There were other ampullaria – red pitchers with pink lips, red with yellow lips, green with red lips, speckled with red lips, red with striped lips…

There were also ampullarias that had three colours, ampullarias which were a pink blush, those which were heavily blotched with rich dark colours …

The list goes on.

Of these, the Singapore Gardentech is perhaps the most outstanding with its startling red pitchers but then it isn’t a pure ampullaria having been crossed with the nepenthes ventricosa.

I would love to have a name for each of my ampullaria, but it’s also all right if I never found out.




Care and cultivation: mix of peat moss, pine bark, sand and perlite; moss topping; bright light, slightly shielded from the hot afternoon sun; water generously; take extra care when transplanting as there could be basal pitchers beneath the surface

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Why is the Evodia Suaveolens such a rarity?

I searched long and hard, but could not find what was touted to be the ultimate mosquito repellant plant. I even searched the internet but strangely, there wasn’t much information posted on the plant.

I sniffed and touched every plant which looked remotely like the Evodia Suaveolens. I was even fooled into thinking that the Evodia Ridleyi was the real deal and bought a few. But it wasn’t, and I gave all four plants away. The structurally similar Ridleyi simply lacks the Zodia’s  intoxicating scent.

Then someone gave me a tiny Zodia. I subjected the tiny 1-inch seedling to a sniff-and-touch test. The leaves were sticky and the scent was heady. It was the real McCoy! As instructed, I planted the seedling in a small pot, and watered it sparingly.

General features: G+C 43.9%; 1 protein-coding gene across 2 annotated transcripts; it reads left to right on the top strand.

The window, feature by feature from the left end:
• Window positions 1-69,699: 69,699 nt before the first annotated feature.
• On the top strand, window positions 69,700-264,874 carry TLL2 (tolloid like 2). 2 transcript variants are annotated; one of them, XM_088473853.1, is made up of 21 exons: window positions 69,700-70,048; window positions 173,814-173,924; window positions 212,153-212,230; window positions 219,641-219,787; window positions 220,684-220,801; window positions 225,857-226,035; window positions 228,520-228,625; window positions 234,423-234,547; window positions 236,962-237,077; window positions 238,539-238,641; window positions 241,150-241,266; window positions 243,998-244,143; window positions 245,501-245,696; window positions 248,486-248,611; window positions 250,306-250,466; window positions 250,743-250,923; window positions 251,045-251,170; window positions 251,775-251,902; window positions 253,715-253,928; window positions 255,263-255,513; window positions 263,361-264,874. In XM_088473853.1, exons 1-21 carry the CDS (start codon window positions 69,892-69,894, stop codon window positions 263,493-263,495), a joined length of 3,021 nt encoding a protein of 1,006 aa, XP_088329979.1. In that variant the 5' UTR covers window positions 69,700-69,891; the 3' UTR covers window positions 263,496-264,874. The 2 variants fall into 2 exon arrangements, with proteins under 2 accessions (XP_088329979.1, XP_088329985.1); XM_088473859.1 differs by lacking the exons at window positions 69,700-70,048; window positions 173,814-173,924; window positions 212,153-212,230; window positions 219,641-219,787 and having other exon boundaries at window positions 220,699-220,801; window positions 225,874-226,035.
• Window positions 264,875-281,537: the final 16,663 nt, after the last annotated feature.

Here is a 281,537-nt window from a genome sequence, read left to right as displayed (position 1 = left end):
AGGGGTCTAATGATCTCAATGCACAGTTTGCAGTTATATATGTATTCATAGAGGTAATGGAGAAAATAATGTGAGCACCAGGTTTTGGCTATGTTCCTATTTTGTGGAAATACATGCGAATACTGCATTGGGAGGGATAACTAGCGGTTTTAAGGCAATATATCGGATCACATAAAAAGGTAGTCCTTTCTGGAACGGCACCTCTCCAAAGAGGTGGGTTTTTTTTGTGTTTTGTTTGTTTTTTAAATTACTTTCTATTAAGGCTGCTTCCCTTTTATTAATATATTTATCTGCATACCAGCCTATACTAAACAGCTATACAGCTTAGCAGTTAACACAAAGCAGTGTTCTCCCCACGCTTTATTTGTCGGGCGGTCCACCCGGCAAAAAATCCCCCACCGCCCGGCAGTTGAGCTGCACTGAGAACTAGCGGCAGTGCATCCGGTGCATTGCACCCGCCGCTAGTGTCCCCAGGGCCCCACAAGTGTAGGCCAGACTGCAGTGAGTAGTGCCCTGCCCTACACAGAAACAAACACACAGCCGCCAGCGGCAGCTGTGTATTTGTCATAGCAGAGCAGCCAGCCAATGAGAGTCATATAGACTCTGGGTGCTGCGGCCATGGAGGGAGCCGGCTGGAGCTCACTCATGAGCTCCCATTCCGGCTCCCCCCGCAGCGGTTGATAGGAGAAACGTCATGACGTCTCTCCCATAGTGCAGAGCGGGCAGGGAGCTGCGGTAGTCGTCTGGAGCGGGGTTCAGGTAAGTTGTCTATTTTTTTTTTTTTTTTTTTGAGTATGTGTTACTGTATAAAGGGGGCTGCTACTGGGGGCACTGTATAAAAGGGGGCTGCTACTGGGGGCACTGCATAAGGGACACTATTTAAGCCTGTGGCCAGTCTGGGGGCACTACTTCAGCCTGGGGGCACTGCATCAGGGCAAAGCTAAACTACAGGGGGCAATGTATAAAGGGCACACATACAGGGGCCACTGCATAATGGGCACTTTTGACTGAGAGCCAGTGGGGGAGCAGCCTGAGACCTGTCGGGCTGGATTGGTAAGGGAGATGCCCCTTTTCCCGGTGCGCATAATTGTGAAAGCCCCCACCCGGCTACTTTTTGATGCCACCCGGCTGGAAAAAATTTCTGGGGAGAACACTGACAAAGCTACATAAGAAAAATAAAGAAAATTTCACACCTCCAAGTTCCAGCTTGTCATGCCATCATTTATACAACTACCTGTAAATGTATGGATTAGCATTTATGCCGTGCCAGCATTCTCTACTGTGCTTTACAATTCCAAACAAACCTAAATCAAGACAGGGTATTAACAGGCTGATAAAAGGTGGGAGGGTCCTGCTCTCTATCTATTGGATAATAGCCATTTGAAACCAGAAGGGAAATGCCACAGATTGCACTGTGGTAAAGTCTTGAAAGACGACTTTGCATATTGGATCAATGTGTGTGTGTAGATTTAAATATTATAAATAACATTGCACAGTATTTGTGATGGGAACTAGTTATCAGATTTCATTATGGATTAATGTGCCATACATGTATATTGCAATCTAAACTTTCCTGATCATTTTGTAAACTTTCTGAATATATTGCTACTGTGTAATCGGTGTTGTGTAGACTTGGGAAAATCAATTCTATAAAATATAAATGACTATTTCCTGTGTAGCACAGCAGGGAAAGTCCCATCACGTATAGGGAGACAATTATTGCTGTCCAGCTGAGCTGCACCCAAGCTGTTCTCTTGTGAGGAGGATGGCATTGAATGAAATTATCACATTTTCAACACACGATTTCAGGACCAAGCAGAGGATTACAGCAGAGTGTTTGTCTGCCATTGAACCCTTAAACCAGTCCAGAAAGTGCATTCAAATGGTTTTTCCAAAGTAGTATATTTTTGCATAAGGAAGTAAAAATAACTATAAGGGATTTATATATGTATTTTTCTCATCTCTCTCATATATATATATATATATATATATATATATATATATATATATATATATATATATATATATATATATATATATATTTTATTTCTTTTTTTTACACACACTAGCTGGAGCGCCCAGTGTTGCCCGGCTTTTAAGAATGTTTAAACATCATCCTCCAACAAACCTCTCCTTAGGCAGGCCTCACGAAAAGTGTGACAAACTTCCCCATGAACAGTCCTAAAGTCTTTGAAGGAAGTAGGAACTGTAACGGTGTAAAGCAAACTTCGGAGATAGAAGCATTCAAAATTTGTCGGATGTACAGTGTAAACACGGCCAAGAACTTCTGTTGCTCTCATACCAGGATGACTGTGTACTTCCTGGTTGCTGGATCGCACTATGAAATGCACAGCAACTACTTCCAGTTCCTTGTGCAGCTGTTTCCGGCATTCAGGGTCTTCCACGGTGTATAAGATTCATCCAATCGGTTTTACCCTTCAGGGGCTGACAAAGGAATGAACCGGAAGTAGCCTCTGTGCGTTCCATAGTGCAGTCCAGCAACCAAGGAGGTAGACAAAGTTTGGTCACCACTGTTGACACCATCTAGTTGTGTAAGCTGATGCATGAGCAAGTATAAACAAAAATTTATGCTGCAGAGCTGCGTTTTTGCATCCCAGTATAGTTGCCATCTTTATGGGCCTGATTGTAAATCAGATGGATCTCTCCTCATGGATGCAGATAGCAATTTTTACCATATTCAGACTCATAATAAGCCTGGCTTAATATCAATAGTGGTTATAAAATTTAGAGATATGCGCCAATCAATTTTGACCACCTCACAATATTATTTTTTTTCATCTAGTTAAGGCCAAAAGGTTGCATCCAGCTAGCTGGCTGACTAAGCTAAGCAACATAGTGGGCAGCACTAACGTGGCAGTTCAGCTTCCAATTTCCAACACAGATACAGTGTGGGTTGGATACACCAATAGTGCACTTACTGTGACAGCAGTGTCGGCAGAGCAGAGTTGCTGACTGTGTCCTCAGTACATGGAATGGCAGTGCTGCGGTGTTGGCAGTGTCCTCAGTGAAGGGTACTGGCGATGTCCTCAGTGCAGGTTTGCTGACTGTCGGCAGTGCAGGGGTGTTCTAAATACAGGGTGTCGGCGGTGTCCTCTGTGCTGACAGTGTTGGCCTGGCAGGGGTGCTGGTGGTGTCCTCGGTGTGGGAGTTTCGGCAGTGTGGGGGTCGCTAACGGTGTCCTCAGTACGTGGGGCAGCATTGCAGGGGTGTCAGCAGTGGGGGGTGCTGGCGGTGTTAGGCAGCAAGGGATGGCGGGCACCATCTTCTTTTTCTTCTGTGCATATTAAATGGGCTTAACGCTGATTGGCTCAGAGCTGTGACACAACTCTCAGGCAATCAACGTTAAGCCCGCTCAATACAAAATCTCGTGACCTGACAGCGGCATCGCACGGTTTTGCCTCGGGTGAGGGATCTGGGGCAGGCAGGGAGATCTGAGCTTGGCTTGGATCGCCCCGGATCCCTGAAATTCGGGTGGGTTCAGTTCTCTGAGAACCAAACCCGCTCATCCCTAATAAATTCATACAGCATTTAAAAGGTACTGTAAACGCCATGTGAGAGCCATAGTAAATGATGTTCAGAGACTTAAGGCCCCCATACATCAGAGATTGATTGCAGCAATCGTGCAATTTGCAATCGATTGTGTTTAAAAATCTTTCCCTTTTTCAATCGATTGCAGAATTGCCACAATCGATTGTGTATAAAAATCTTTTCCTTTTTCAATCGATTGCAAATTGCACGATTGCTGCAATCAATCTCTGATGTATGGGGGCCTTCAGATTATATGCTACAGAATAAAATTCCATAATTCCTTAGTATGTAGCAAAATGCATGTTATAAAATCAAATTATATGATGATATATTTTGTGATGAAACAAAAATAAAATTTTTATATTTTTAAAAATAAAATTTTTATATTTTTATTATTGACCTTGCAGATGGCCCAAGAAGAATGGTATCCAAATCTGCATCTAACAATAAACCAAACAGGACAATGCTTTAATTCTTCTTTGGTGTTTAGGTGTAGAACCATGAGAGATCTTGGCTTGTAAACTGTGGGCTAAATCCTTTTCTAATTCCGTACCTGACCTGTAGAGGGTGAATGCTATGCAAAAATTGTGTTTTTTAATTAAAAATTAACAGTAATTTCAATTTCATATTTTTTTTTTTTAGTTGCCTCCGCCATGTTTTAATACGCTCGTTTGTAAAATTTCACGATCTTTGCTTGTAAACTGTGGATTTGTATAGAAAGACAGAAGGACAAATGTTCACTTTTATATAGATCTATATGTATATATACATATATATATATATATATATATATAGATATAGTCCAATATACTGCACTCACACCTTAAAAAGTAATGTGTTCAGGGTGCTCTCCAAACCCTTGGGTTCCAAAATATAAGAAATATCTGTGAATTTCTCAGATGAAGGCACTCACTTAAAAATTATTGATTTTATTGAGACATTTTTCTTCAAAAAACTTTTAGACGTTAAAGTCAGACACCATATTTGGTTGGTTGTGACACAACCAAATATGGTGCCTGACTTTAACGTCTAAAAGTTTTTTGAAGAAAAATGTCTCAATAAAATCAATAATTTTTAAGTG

The tiny pot didn’t do the plant any favours. It obviously gave the Zodia the impression that it was a bonsai as it remained an inch tall for a really long time.

“What do you mean it hasn’t grown?” the person who gave me the seedling asked for the umpteenth time. He nagged me to change the pot, and for the sake of peace, I did.

Liberated from its close confines, the Zodia stretched its limbs. For the first time, I could actually see significant progress.

Encouraged, I changed the pot yet again, leap frogging from a 4-inch pot to a 10-inch one. A drastic jump, defying the usual advice to take it one step at a time. I guess I was making up for lost time.

The Zodia obliged by growing stronger by the day, and taller by the week.

Then one day I saw buds, then flowers. Needless to say, this mother hen clucked with pride and dashed to get the camera.

I was hoping to pollinate the microscopic flowers but gave up after a couple of tries. I couldn’t even see the stamen and the pistil, what more the anther and the stigma. But thankfully,  before I could get cross-eyed, nature took over. Ants are great agents of pollination.

Right now, the fruit may still be green, but I’m already looking forward to getting some seeds from the plant. Perhaps once I have enough Zodia in the garden, mosquitoes will really be a thing of the past.



Care and propagation: partial shade to full sun; well drained soil, water moderately, propagation through seeds and semi-hardwood cuttings